- Avelo is a low-cost carrier that will start flying in late April to 11 markets in the Western U.S. — where there is little, if any, direct competition.
- "We stand in a great place to get started here and especially being up and running for the summer peak season, which should be good," CEO Andrew Levy told CNBC.
With demand for air travel growing quickly as the U.S. reopens from the Covid-19 pandemic, Andrew Levy thinks it's the perfect time to launch a new airline.
Levy is CEO of Avelo, a low-cost carrier that will start flying in late April to 11 markets in the Western U.S. — where there is little, if any, direct competition.
"We see light at the end of the tunnel, and it is coming soon," Levy told CNBC as he sat in Avelo's offices in in Burbank, California. "We stand in a great place to get started here and especially being up and running for the summer peak season, which should be good."
Get a weekly recap of the latest San Francisco Bay Area housing news. Sign up for NBC Bay Area’s Housing Deconstructed newsletter.
Levy wanted to launch Avelo a year ago, but the pandemic quickly put an end to those plans. So Levy and his team spent the last year making sure Avelo would be ready when air travel showed signs of coming back. According to International Air Travel Association, the pandemic has cost the airline industry more than $380 billion.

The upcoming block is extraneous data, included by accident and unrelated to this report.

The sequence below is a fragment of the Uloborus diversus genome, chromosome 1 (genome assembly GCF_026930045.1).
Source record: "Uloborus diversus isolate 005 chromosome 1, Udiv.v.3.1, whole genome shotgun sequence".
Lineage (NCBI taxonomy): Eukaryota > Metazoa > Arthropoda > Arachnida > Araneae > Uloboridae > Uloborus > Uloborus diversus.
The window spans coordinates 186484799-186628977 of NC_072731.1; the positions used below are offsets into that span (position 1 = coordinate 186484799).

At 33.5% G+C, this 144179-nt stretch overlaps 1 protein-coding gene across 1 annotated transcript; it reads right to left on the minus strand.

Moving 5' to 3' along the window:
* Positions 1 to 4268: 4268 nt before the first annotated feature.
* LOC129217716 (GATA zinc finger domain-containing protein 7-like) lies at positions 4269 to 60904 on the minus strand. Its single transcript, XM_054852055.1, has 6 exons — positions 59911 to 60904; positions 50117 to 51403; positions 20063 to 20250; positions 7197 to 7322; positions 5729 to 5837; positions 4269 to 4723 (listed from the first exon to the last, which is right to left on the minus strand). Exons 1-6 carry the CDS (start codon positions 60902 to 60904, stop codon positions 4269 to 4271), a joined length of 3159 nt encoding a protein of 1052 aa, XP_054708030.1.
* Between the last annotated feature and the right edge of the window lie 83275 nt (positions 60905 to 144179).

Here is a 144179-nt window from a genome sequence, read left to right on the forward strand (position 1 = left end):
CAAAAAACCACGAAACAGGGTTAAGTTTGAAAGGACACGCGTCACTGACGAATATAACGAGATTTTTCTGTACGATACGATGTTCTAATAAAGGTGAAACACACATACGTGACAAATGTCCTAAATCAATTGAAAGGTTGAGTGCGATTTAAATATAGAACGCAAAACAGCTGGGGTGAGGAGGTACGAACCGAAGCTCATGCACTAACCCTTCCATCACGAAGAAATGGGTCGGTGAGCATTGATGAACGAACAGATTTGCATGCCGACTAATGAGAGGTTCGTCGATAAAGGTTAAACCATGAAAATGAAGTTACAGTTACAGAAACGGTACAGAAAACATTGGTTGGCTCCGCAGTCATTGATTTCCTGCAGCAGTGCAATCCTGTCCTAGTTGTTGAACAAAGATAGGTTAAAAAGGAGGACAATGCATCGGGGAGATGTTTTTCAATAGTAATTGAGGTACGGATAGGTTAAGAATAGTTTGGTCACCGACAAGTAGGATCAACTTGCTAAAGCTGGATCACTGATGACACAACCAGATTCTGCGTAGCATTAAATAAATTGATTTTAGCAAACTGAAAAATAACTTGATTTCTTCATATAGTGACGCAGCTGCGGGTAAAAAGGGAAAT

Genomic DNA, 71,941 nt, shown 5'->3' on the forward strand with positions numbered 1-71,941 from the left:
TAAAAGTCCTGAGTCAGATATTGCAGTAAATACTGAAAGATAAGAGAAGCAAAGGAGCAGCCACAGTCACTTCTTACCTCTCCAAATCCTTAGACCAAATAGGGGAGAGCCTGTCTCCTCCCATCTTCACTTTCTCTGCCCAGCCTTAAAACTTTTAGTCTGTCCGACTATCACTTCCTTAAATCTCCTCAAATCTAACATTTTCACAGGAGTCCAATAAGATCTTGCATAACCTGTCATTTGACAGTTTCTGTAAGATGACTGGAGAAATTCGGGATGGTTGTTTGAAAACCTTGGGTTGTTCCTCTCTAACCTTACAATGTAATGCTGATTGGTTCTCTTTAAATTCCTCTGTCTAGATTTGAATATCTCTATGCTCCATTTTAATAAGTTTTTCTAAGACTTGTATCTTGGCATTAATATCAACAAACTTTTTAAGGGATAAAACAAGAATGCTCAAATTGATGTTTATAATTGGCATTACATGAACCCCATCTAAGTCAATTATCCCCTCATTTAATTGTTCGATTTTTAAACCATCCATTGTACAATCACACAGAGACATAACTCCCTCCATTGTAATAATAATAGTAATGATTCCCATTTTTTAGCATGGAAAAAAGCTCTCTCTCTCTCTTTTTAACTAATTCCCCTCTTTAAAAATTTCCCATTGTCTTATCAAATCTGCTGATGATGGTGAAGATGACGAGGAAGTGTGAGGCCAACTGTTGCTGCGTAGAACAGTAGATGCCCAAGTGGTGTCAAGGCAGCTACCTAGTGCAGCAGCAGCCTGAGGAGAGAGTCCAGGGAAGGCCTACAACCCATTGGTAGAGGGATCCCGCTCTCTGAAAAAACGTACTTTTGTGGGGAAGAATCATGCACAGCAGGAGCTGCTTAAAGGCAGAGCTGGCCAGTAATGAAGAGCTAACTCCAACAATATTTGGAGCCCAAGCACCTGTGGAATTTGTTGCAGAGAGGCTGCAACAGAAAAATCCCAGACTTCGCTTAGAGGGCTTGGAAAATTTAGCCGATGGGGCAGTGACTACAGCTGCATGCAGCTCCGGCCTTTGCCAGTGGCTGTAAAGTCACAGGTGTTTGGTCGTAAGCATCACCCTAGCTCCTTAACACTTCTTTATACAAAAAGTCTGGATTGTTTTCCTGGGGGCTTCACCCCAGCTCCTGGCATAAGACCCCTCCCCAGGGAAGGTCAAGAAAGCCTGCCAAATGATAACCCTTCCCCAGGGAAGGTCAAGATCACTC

Avelo's strategy is to offer low-fares to travelers in markets or near airports that have little airline service. That includes places like Grand Junction, Colorado; Eugene, Oregon; and Ogden, Utah. These are markets or regions where travelers typically have to route trips through hubs like Denver or Salt Lake City.
Levy sees massive potential by exploiting the negatives that go with larger airports.
"It takes a long time to get there, you have long lines and there are a lot of headaches and hassles," he said. "Small airports, quite honestly, are just simply a better experience and I think all customers would agree with that."
Levy knows the small airport strategy can pay off for a start-up airline, if properly executed. In the late 1990s, he helped Allegiant Airlines launch service out of small airports like Rockford, Illinois, which is roughly an hour northwest of Chicago's O'Hare Airport. After several years helping Allegiant grow its operations, Levy moved on to United Airlines. There, he ultimately became CFO before leaving in 2018.
Susan Donofrio, aviation consultant FTI Consulting, thinks Avelo can replicate Allegiant's success.
"While the legacy airlines are focused on leisure growth out of their hubs, this has left a lot of opportunity on the table for airlines like Avelo to grow unchallenged in underserved markets," Donofrio said.
For now, Levy's focus is on a clean launch with no hiccups that often hinder start-up companies. Avelo takes off with a fleet of three Boeing 737s and plans to add three more this summer.
Fitting of a CEO focused on low costs, Levy is enjoying the fact that he bought two of the airplanes at a discount from others in the industry looking to unload aircraft to save millions of dollars.
"The two we purchased were probably about a third lower (in price) than they would have been ahead of Covid, so that represented, between the two planes, in the range of a $15 million discount," said Levy.